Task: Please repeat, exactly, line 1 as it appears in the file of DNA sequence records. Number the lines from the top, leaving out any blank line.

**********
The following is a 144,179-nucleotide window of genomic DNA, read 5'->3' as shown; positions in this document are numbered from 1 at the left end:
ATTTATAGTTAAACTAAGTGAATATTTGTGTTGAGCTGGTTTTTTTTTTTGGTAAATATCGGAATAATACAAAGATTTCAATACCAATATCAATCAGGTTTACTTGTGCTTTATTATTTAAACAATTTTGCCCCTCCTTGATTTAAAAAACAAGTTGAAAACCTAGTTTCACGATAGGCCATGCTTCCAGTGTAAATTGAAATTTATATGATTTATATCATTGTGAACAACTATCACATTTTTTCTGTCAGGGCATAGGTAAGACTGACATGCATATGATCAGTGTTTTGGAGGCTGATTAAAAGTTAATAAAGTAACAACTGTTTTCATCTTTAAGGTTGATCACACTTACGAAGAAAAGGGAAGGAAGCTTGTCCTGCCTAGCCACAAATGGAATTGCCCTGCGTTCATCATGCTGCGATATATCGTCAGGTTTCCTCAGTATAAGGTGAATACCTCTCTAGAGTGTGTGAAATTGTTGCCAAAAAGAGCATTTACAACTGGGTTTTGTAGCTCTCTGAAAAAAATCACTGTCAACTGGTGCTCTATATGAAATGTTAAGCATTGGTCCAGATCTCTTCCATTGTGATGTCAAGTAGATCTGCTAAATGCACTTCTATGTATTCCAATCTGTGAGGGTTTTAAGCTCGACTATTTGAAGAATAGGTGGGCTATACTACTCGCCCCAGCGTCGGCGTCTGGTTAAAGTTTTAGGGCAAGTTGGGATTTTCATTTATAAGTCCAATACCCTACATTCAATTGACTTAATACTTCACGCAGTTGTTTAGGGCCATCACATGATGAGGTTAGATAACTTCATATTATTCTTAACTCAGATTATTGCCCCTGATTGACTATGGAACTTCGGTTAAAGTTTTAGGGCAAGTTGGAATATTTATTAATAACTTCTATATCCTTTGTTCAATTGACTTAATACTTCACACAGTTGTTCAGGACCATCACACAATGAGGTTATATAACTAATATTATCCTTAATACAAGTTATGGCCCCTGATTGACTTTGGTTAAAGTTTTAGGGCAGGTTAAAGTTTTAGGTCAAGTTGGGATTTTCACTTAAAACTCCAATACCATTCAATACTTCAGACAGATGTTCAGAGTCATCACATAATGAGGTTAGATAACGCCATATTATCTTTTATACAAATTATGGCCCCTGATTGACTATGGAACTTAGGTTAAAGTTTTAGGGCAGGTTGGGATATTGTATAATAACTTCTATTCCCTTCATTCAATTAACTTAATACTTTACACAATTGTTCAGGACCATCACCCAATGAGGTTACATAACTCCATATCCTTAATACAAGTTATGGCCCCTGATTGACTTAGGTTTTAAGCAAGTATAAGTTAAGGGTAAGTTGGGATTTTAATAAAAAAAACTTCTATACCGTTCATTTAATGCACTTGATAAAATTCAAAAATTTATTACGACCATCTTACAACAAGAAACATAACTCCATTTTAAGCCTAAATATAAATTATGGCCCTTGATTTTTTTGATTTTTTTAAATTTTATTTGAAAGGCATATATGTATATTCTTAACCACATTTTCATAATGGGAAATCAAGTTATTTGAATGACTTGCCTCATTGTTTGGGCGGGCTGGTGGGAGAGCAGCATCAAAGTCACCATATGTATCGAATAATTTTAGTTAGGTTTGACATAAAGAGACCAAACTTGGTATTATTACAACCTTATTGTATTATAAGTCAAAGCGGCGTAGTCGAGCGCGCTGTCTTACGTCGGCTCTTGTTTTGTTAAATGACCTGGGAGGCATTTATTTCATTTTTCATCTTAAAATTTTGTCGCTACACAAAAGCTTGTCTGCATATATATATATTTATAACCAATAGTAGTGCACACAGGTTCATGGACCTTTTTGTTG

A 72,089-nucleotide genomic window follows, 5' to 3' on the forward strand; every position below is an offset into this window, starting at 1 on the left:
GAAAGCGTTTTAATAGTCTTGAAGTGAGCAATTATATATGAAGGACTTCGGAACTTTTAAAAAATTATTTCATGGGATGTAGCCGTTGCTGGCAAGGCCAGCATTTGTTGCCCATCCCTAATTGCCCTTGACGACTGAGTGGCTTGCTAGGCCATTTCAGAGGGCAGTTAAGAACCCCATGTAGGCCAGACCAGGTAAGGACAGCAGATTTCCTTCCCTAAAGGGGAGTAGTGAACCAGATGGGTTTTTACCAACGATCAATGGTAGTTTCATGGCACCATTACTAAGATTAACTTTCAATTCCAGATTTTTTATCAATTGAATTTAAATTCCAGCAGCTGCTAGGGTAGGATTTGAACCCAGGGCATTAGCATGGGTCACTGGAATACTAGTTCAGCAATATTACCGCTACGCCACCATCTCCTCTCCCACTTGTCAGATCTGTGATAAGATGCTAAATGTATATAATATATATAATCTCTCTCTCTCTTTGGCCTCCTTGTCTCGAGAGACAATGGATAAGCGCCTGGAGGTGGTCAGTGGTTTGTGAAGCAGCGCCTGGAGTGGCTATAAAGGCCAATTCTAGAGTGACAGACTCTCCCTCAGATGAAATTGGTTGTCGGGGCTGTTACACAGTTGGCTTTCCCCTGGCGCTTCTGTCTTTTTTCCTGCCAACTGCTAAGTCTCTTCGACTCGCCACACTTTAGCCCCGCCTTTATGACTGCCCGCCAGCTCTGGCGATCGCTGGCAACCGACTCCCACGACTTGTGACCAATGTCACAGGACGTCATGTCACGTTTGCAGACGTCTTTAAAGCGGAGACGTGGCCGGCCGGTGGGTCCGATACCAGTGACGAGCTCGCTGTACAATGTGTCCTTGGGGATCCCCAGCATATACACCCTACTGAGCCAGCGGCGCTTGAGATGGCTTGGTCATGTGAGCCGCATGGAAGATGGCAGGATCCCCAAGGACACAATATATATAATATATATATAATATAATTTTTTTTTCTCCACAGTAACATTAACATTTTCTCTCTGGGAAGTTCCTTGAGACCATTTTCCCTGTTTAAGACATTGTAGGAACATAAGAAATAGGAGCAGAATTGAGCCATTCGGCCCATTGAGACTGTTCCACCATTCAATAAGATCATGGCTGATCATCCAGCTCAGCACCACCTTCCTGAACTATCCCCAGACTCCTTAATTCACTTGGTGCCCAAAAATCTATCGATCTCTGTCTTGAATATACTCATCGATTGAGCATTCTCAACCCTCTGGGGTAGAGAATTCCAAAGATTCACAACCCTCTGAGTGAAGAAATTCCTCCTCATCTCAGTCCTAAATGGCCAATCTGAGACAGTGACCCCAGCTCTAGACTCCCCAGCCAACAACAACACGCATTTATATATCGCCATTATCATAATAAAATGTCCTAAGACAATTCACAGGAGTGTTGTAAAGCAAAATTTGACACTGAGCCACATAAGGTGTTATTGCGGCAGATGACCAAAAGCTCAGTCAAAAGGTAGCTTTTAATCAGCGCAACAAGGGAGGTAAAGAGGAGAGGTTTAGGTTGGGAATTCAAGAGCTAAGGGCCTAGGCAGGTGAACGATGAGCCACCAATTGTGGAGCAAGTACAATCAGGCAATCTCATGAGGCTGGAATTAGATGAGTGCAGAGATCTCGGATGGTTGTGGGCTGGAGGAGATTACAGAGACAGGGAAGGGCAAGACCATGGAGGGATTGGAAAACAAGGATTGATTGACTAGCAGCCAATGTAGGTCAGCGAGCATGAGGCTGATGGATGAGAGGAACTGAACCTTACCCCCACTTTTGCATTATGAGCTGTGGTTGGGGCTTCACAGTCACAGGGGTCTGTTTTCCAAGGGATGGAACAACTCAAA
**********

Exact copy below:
The following is a 144,179-nucleotide window of genomic DNA, read 5'->3' as shown; positions in this document are numbered from 1 at the left end: